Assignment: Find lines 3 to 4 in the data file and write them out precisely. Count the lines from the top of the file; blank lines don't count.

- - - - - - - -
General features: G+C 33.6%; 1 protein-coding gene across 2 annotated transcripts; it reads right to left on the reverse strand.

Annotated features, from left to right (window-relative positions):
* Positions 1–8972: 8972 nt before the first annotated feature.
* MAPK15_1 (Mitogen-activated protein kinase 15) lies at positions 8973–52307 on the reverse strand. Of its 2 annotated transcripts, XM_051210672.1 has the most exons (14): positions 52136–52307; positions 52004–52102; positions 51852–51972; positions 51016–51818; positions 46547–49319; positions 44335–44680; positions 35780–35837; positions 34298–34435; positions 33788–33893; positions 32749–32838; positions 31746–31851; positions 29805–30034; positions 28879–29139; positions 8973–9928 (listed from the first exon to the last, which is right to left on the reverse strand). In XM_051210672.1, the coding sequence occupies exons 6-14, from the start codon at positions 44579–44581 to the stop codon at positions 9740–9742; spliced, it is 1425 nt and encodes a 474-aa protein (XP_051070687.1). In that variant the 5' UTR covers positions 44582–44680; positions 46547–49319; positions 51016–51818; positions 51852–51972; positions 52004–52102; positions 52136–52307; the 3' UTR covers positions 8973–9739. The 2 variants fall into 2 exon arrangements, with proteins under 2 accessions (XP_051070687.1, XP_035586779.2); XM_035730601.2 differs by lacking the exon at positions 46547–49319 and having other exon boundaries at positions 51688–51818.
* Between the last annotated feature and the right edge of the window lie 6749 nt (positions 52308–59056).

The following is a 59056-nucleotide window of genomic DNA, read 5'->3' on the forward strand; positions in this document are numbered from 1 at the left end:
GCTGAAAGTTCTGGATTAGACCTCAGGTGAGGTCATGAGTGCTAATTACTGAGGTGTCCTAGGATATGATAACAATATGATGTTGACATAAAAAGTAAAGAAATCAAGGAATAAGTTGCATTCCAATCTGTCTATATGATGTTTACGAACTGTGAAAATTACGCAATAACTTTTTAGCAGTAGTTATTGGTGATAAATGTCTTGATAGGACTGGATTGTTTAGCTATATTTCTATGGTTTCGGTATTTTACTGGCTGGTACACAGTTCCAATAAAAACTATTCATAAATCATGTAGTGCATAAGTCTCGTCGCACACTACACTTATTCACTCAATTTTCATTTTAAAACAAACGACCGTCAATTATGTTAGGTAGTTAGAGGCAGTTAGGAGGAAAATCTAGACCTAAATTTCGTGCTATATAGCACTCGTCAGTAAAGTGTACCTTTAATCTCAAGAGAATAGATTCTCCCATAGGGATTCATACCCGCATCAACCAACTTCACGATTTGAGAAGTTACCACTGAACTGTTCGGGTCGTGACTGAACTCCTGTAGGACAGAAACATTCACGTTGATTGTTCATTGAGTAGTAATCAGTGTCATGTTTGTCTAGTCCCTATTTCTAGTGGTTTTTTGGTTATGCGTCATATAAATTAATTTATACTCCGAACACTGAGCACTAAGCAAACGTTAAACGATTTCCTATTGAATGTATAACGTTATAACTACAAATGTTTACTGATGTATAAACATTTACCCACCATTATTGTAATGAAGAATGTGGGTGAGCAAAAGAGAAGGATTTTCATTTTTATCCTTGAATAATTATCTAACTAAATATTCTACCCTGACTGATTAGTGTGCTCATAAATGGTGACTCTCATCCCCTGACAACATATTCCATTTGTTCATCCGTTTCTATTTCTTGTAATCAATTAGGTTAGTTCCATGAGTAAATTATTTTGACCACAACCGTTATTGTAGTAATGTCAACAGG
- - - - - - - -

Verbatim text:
* Positions 1–8972: 8972 nt before the first annotated feature.
* MAPK15_1 (Mitogen-activated protein kinase 15) lies at positions 8973–52307 on the reverse strand. Of its 2 annotated transcripts, XM_051210672.1 has the most exons (14): positions 52136–52307; positions 52004–52102; positions 51852–51972; positions 51016–51818; positions 46547–49319; positions 44335–44680; positions 35780–35837; positions 34298–34435; positions 33788–33893; positions 32749–32838; positions 31746–31851; positions 29805–30034; positions 28879–29139; positions 8973–9928 (listed from the first exon to the last, which is right to left on the reverse strand). In XM_051210672.1, the coding sequence occupies exons 6-14, from the start codon at positions 44579–44581 to the stop codon at positions 9740–9742; spliced, it is 1425 nt and encodes a 474-aa protein (XP_051070687.1). In that variant the 5' UTR covers positions 44582–44680; positions 46547–49319; positions 51016–51818; positions 51852–51972; positions 52004–52102; positions 52136–52307; the 3' UTR covers positions 8973–9739. The 2 variants fall into 2 exon arrangements, with proteins under 2 accessions (XP_051070687.1, XP_035586779.2); XM_035730601.2 differs by lacking the exon at positions 46547–49319 and having other exon boundaries at positions 51688–51818.